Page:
“Many airlines in the region provide service between major population centres in Asia, Africa and Europe via growing hubs that offer efficient connectivity,” Boeing says. “As a result, a higher proportion of widebody aircraft are needed to carry larger passenger volumes.”
Seeing such demand, Boeing is working to boost 787 production from four to five jets monthly this year and to 10 monthly in 2025 or 2026.
The 787 programme in recent years has been hamstrung by several quality problems – issues Deal insists his team is fully addressing. Boeing halted 787 deliveries for most of the time between October 2020 and August 2022 because gaps between the carbonfibre fuselage sections did not meet specifications. It spent much of those 22 months plodding through a time-consuming investigation of the problem and development of a fix that the Federal Aviation Administration (FAA) ultimately approved.
Deal says Boeing fully understands that 787 problem and is now completing rework on the undelivered examples: at the end of September it had 75 of the jets awaiting rectification.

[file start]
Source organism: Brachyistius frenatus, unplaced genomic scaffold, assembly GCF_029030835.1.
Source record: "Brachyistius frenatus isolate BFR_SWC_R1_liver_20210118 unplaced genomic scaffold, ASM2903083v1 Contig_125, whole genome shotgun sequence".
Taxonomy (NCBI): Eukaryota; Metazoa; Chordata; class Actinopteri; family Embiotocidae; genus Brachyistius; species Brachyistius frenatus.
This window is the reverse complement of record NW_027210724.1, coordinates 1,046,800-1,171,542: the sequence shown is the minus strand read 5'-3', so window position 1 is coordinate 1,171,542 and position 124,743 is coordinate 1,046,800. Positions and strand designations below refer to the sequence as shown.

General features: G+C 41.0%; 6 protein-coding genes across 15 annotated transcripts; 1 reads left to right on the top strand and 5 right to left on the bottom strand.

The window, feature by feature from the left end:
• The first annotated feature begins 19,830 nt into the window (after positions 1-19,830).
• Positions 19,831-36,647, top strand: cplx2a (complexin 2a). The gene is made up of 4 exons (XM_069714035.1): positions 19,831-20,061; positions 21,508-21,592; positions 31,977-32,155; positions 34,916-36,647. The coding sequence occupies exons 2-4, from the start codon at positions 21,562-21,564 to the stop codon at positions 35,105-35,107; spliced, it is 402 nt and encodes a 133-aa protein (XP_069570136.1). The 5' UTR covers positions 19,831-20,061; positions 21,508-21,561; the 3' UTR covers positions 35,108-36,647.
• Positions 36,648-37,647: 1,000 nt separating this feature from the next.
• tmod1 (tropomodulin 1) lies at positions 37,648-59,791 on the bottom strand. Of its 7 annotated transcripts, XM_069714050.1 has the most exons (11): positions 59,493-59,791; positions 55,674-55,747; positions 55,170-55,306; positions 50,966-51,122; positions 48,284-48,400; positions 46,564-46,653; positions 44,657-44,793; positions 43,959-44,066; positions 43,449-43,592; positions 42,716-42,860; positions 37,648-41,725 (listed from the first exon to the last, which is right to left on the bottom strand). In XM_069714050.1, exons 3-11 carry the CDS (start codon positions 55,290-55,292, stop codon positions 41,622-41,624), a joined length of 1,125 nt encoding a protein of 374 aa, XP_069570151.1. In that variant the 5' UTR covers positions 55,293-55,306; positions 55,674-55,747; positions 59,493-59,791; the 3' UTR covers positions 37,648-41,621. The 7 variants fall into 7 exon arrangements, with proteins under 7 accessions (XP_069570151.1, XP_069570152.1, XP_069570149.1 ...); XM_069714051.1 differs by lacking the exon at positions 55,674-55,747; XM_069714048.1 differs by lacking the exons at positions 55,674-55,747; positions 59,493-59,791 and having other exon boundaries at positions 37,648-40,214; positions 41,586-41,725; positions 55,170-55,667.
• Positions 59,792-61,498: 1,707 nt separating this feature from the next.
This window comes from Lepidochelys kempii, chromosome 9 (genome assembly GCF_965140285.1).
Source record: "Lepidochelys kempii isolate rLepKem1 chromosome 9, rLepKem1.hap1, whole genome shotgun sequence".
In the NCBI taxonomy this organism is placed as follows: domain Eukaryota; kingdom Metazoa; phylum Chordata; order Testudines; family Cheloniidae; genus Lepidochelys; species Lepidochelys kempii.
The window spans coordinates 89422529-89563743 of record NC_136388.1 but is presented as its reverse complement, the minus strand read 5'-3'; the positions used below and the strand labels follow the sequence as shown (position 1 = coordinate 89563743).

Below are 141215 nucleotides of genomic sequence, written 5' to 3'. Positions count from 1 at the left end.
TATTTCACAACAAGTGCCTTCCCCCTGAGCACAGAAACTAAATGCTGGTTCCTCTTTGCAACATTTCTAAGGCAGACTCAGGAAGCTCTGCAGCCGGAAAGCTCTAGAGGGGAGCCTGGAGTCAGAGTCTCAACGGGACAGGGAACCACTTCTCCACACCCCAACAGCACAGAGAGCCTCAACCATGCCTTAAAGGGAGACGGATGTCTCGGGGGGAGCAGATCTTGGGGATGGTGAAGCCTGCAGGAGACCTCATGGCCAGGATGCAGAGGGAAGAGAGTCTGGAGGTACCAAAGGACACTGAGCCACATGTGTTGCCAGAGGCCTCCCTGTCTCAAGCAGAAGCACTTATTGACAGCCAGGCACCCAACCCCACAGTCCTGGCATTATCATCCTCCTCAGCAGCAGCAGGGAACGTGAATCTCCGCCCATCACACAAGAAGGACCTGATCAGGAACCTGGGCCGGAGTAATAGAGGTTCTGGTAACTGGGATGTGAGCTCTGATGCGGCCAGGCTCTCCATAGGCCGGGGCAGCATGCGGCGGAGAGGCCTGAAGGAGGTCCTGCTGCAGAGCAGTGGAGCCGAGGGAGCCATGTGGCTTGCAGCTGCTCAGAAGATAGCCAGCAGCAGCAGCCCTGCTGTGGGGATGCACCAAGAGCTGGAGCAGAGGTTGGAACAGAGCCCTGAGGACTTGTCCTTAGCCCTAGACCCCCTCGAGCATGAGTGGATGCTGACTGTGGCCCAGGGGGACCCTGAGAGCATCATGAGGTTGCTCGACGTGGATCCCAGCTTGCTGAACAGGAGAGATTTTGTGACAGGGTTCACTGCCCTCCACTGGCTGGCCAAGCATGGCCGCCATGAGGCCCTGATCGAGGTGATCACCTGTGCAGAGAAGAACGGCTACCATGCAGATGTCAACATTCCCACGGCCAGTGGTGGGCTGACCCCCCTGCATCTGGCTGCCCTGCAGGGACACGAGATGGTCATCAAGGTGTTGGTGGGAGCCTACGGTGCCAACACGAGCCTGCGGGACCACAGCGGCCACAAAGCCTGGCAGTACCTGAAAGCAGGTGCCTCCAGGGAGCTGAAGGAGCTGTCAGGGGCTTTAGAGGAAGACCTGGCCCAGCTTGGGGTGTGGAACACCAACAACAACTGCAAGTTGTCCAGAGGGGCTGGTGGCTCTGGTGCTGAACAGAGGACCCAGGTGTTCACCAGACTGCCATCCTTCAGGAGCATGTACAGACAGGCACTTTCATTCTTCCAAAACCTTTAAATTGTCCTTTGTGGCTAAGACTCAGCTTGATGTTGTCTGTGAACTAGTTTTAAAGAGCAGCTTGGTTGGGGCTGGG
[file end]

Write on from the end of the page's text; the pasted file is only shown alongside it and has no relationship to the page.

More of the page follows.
“There’s no more variability relative to investigating further areas of the airplane,” says Deal, adding that Boeing learned from the experience. “It has honed our mechanics’ skills, having to assemble and disassemble, [and] taught us something relative to the design-production-system marry-up for future designs. So, two valuable residual benefits that we’ll take with us.”
Boeing is also eager for more customers to sign for its in-development 777X, a programme the company launched at the Dubai air show in 2013. It has delayed the 777-9’s service entry several times amid heightened FAA scrutiny, prompting a sharp rebuke from some buyers, notably Emirates chief Tim Clark.
Deal says Boeing is tracking to have the 777-9 certificated in mid-2025. The manufacturer is also developing the 777-8 Freighter, with a goal of delivering that model starting in 2027, and still has the 777-8 passenger variant in its plans.
“We’re at 1,100 flights and about 3,200 flight hours on the product, which is more than any other airplane we’ve ever flown in the test regimen,” Deal says. “We are into type inspection authorisation approval, [which] requires what are called design assurance reviews to be complete.”
“Then, we are off to… testing for score, which means the regulators’ pilots are flying,” Deal says.